Atlas of Anesthesia-Volume IV: Principles of Anesthetic Techniques and Anesthetic Emergencies. By R. D. Miller and K. K. Tremper. Philadelphia, Churchill-Livingstone, Current Medicine Inc., 1998. Pages: 204. Price:$135.00.

As presented by the authors, this book is a part of a large collection of teaching visuals in the field of anesthesiology. Although I finished formal training several years ago, I was really pleased to discover again basic anesthetic topics in a colored, alive, and attractive way. This atlas feels like a picture book, only one step better because a series of lecture slides are being reviewed, which provide, in clear and well-done figures, a brief but complete presentation of daily practice situations.

This volume contains 11 chapters selected to review common techniques to induce anesthesia (intravenous, inhalation, and regional) and the most relevant problems associated with clinical practice (such as positioning, malignant hyperthermia, transfusion, hypotension, and airway or hemodynamic emergencies). Each chapter is written by different contributors and introduced by a brief summary that indicates the direction in which the authors want to orient the reader and the points on which they will focus. This is important because each chapter itself could be the subject of an entire textbook.

Overall, the book is heavily oriented toward safety in practice, and many figures highlight risks factors, equipment failures and hazards, and drug side effects. As a general rule, each chapter provides a good synthesis and a rather global view of its subject, some historical considerations to recent drugs or technical aspects (monitors, laboratory tests), and useful guides to drug dosages and physiologic principles. The information provided is up to date and illustrated by images, graphs, decision-making trees, and reasonably complete algorithms. Short but precise explanations close to these figures contribute to the reader's understanding and provide more-detailed references.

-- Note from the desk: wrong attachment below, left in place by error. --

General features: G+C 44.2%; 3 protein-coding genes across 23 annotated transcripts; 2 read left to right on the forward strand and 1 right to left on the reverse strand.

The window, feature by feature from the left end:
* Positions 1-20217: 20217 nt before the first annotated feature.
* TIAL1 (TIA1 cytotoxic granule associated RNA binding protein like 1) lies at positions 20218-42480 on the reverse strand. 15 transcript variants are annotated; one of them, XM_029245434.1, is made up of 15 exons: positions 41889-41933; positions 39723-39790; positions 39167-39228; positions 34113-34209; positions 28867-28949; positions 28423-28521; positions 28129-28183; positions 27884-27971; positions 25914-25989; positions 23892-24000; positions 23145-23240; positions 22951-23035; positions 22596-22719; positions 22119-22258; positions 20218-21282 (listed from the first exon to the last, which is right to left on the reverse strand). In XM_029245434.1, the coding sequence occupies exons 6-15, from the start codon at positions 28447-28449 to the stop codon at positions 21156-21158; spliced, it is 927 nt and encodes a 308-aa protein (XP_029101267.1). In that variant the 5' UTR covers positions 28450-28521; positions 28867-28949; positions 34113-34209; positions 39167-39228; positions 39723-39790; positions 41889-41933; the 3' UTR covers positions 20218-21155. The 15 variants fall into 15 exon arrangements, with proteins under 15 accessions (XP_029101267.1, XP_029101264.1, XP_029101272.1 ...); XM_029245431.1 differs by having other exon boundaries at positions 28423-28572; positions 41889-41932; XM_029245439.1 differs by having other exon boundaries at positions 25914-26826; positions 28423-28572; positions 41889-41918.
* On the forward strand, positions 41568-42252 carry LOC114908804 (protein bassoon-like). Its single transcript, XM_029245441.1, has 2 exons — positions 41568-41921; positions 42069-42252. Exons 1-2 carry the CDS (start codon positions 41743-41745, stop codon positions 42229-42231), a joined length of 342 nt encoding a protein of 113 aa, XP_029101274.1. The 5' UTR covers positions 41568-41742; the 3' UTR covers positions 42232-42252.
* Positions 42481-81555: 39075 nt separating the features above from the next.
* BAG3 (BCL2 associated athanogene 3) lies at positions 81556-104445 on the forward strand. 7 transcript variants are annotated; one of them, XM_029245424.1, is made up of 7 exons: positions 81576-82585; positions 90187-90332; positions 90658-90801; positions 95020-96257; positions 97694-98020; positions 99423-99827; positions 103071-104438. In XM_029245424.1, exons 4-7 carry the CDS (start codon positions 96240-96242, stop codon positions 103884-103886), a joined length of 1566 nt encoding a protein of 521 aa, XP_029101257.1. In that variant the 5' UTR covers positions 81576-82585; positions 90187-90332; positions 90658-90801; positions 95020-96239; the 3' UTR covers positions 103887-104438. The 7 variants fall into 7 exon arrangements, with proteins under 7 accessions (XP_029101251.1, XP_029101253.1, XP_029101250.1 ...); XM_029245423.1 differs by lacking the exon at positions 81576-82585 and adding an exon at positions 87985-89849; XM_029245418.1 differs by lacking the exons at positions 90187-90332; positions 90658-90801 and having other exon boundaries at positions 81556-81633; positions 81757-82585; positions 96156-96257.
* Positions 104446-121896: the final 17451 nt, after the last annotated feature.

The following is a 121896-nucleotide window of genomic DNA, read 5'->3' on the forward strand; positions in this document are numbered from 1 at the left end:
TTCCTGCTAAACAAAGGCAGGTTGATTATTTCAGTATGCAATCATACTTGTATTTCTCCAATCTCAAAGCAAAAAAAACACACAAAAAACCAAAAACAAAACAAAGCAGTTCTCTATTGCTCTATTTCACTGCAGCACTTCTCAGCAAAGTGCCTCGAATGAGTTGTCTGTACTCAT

In reviewing this book as a synthesis of basic practice by way of pictures, there is little to disagree with. Fine Figure presentationand concise, close-by explanations have been selected for simplicity and to enhance reader understanding and recall. The sections regarding regional anesthesia, however, would have benefited from more-detailed and relevant anatomic representations, because those included are oversimplified and not particularly useful.

In summary, I would recommend this atlas to all anesthesiologists as a visual complement to classic textbooks. It is an excellent teaching resource, using an appealing and easy method of presentation, which lends itself ideally for study for examinations and preparations for lectures, or just to quickly freshen ones memory about a topic. When I closed this atlas, I really thought that the authors had met the goals they wanted to reach: to promote anesthesiology education and teaching in a visual and dynamic way.

Patricia Lavand'homme, M.D.

Department of Anesthesiology; St. Luc Hospital-Universite Catholique de Louvain Medical School; Brussels, Belgium

(Accepted for publication August 26, 1998.)